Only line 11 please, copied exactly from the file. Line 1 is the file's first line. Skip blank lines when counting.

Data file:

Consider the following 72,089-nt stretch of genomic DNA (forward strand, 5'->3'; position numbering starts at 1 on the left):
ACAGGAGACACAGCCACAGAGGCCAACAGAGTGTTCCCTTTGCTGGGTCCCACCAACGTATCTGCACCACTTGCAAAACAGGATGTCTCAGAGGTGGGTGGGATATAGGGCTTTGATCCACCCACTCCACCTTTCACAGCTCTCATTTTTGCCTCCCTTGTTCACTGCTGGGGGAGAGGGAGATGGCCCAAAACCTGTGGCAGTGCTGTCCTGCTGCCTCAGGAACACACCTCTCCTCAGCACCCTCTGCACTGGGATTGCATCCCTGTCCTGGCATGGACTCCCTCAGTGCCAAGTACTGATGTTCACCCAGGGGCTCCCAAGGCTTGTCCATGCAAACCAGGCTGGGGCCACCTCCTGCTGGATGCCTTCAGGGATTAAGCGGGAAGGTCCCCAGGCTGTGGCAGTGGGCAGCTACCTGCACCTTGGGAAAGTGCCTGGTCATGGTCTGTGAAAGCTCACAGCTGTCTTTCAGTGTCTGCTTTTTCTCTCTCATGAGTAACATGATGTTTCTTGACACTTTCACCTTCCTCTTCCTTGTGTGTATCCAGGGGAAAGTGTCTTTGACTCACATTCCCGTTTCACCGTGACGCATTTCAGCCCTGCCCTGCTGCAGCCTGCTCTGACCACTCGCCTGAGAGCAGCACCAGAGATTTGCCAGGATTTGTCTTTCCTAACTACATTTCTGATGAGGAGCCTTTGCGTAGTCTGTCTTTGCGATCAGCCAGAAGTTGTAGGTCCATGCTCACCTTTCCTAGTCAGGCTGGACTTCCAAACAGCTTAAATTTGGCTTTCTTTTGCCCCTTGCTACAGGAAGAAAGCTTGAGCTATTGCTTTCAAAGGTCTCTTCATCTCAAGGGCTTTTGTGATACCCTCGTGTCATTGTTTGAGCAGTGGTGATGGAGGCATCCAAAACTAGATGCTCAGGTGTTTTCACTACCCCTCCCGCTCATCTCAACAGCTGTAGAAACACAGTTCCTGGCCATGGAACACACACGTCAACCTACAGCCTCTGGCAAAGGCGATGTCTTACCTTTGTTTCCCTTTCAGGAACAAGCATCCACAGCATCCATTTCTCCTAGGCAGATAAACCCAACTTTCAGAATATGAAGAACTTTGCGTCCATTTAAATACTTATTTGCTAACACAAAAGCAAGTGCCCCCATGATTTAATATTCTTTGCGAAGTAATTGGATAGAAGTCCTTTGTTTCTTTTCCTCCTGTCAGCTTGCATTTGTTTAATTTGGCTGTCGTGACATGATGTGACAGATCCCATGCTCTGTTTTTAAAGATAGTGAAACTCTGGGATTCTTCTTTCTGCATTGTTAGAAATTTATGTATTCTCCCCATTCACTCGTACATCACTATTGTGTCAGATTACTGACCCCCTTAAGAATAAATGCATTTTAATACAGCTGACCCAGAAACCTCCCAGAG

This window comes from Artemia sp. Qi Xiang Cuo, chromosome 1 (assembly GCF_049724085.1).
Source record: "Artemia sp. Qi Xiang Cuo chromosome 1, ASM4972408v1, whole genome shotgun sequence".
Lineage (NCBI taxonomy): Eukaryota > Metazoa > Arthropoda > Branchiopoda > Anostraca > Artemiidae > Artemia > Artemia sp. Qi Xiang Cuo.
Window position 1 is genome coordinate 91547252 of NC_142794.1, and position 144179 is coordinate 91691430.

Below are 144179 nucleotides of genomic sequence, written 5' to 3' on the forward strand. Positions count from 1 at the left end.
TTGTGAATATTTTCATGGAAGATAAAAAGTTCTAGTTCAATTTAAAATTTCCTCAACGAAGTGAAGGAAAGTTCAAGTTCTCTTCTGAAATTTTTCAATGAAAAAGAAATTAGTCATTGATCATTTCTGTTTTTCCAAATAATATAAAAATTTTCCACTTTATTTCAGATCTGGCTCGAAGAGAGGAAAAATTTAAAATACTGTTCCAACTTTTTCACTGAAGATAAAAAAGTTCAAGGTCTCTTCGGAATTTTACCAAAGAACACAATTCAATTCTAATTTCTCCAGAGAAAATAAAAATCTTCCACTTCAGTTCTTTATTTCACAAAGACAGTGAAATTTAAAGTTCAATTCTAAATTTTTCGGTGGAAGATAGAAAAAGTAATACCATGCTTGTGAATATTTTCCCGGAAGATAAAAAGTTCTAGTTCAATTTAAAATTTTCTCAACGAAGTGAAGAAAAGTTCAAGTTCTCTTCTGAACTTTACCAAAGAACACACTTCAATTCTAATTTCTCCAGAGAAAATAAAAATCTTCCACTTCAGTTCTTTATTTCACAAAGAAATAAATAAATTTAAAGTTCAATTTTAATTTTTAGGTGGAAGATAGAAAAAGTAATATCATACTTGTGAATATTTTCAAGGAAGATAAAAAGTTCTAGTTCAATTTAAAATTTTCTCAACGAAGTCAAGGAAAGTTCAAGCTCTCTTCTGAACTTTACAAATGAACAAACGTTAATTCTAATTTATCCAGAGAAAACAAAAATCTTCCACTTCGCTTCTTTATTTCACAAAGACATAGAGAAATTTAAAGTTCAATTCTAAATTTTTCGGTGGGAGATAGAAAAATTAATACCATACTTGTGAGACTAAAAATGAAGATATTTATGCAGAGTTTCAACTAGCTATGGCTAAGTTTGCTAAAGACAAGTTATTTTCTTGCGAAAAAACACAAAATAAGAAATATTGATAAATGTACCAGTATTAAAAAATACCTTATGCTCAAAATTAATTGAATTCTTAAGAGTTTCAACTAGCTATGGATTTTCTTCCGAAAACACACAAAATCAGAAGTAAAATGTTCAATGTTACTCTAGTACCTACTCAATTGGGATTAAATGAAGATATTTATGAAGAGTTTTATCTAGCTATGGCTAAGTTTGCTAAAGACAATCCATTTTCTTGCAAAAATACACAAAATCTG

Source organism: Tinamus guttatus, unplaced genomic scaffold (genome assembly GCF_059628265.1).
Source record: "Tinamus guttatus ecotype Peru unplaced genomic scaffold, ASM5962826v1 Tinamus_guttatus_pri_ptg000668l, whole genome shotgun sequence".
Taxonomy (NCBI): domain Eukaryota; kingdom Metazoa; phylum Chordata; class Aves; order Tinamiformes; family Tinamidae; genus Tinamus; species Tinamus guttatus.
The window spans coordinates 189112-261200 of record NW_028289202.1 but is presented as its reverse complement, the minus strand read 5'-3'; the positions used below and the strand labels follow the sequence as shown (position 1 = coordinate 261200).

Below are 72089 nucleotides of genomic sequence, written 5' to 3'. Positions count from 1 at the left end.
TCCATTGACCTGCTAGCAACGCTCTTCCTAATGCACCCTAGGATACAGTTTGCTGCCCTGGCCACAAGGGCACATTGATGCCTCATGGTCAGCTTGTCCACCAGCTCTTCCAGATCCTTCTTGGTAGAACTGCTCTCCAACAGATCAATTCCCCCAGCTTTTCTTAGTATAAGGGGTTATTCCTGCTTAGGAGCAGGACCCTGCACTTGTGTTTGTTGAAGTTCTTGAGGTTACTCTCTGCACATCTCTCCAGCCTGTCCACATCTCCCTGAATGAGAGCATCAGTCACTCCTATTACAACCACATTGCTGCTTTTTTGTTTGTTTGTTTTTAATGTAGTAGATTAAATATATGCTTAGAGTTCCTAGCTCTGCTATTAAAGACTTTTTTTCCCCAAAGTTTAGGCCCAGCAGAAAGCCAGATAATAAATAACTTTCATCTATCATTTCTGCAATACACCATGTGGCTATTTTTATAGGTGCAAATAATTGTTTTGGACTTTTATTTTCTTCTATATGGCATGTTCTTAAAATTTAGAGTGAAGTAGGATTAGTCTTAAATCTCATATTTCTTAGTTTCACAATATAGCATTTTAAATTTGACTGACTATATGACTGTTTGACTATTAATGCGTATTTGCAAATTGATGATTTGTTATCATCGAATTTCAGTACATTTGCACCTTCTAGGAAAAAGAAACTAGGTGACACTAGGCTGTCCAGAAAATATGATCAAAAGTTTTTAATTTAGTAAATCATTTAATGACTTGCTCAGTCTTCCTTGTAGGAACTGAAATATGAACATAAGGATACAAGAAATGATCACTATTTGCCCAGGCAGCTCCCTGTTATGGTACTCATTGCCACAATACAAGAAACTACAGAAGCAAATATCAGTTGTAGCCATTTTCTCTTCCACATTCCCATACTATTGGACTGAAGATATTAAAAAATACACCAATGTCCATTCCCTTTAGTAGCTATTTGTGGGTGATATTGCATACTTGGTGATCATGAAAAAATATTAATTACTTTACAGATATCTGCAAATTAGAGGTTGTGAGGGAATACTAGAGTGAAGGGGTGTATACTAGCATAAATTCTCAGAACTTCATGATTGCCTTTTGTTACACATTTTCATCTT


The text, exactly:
Taxonomy (NCBI): domain Eukaryota; kingdom Metazoa; phylum Chordata; class Aves; order Tinamiformes; family Tinamidae; genus Tinamus; species Tinamus guttatus.